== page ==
The old Yanmar 2qm15, no longer manufactured. It was a noisy beast, but served for 26 years before the top end began to wear out.

This is our new engine, now also discontinued by Yanmar – 2gm20f. They stopped manufacturing this engine the same year I had it installed – 2006.  This engine makes half the noise the old one did.

Other modifications and repairs:  Because the old ports were all leaking, the wood panels below were rotted out from fresh (rain) water intrusion.  I have rebuilt all of these – four panels in all.  Three from new lumber, using the old rotten panels as templates, and one original I was able to salvage and reenforce with some new lumber and judicious use of epoxy resin.

This panel, above the settee back cushion, is built from new lumber. I was able to reuse the plexiglass sliders from the old panels.

This panel was salvaged – mostly original lumber, with some new pieces to strengthen, that were epoxied into place.

My wife built the new cushions throughout the boat, replacing the hideous old, 70s-80s era Herculon. I’ll spare you the photos of the new sanitation system.  I replaced every hose, valve and fixture in the holding tank/toilet system and replumbed the toilet so that it flushes with fresh water pumped into the head’s sink, rather than seawater (it is also plumbed to flush with seawater, if needed).  This has completely eliminated smells from the head. Last fall, due to an aging back, I designed and built an anchor platform.  This has made a huge improvement to handling the ground tackle.  Built from two oak planks laminated together, I fashioned slots for the axle upon which the roller turns, epoxied onto the platform at the correct angle to capture our anchor as it is rolled onboard.  I refinished and reinstalled the platform recently to make up for the make-do finish I applied when initially installed. Since the platform is constructed from red oak (a tough, but rot-prone wood) I encased the finished platform with 3 coats of epoxy, then applied 6 coats of varnish.  I’m confident this will preserve the structure through all seasons with a new top-coat of varnish spring and fall.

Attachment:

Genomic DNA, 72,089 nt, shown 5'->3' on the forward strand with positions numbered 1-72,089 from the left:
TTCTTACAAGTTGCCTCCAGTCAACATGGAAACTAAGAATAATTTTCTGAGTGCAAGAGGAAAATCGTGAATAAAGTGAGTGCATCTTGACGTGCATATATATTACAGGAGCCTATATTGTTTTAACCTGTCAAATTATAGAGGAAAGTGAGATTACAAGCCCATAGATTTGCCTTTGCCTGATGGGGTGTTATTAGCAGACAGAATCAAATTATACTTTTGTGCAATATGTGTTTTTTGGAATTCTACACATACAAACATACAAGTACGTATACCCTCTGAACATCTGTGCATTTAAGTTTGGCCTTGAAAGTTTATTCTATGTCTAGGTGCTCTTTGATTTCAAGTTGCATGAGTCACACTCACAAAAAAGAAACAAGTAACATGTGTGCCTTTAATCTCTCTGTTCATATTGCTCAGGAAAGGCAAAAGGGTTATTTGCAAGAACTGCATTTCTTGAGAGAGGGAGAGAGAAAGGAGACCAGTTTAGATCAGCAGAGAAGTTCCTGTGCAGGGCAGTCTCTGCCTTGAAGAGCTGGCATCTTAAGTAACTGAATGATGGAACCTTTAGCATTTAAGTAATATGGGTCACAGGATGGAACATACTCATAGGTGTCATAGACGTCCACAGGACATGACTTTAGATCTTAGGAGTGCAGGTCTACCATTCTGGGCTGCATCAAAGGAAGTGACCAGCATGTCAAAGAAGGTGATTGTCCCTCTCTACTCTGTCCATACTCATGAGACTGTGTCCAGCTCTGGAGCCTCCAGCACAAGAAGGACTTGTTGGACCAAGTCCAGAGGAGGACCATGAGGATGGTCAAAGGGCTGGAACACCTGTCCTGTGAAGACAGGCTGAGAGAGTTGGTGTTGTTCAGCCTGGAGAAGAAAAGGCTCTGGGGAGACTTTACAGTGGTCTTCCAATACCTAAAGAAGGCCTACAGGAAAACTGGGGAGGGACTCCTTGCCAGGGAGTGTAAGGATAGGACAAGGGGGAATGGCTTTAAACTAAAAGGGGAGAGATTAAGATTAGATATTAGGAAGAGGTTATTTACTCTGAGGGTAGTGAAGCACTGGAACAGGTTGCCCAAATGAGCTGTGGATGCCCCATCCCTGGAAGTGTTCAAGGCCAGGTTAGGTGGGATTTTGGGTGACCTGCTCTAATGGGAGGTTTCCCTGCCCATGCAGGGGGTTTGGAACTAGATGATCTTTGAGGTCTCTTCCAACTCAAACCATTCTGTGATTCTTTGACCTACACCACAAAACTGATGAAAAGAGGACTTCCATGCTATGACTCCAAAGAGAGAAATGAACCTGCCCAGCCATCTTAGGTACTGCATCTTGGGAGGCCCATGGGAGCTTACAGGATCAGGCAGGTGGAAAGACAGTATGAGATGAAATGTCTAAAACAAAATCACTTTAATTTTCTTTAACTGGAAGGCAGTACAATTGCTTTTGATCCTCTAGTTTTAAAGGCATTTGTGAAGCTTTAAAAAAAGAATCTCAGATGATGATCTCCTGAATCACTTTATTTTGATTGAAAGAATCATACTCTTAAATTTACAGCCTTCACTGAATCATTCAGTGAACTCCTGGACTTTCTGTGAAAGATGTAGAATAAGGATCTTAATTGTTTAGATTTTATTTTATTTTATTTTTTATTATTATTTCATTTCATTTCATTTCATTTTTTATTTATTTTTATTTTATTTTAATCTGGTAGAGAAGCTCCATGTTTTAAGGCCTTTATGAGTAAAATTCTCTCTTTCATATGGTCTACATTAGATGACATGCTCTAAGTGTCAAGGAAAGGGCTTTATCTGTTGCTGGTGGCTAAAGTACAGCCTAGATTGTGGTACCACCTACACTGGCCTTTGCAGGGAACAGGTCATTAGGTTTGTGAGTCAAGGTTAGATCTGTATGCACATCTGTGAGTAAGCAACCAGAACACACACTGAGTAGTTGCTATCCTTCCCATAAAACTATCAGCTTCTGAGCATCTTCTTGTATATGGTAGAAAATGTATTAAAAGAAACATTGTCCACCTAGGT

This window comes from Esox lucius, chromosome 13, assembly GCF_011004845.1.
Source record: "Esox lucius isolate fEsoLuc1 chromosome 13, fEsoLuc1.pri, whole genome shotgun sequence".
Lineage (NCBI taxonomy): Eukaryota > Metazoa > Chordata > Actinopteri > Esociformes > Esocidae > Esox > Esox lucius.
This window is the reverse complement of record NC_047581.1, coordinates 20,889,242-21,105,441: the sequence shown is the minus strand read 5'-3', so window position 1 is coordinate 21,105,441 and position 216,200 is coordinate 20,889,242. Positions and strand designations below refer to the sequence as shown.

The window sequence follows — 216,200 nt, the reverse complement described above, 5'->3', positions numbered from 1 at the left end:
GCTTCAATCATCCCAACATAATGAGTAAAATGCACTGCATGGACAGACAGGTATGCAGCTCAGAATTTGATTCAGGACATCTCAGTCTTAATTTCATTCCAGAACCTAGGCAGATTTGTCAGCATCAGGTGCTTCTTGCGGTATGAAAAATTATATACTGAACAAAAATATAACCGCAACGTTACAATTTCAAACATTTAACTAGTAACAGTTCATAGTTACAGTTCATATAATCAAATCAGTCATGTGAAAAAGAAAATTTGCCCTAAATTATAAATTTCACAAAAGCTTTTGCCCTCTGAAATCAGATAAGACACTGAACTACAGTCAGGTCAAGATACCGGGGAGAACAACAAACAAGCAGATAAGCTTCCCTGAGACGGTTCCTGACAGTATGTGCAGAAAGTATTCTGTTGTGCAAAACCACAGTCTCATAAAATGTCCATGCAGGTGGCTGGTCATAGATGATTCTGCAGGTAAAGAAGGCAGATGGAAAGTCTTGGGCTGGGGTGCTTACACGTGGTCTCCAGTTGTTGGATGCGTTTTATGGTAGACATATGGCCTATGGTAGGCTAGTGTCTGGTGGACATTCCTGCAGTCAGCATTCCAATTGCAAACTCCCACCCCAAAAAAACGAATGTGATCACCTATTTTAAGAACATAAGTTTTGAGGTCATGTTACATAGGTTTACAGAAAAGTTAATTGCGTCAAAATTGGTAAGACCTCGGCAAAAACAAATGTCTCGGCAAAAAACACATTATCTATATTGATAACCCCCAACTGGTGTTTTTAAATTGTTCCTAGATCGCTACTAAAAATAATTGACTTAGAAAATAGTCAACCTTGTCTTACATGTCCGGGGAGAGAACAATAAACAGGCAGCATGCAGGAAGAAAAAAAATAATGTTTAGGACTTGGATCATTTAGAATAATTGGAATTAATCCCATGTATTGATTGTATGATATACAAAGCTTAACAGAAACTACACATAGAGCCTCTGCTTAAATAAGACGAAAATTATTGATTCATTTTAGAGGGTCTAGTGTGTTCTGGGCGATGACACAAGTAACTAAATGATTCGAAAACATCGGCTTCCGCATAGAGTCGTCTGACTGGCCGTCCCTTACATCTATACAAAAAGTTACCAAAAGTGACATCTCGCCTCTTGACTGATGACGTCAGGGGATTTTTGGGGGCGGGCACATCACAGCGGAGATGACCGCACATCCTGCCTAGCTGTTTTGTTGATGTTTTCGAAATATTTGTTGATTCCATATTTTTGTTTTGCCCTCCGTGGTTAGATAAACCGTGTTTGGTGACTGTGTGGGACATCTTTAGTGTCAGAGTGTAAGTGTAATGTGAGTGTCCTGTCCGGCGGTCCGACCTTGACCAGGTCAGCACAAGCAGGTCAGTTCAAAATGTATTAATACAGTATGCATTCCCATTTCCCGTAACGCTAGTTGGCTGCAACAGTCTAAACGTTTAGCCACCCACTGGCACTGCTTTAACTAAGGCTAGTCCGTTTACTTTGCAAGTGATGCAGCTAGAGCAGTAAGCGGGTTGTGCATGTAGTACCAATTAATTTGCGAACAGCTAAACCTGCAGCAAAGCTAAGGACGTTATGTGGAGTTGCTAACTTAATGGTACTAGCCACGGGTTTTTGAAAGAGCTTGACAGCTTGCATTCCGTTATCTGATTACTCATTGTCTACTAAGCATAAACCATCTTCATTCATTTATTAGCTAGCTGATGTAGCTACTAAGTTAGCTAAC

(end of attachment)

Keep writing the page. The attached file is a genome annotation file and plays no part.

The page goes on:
Installation phase - Sealant doing its job

Installation phase – Sealant doing its job

Installed with stainless fasteners.

Installed with stainless fasteners.

DSC_1608Conclusions:  Watkins 27s are rugged, spacious boats that can make careful offshore passages in selected weather.  Not fast, but very sturdy, these boats are comfortable coastal cruisers which can be comfortably provisioned and cruised for weeks at a time.  Our longest trip was 10 days, and we felt like we could have been comfortable for a longer stretch given more lay-over time with the travel schedule.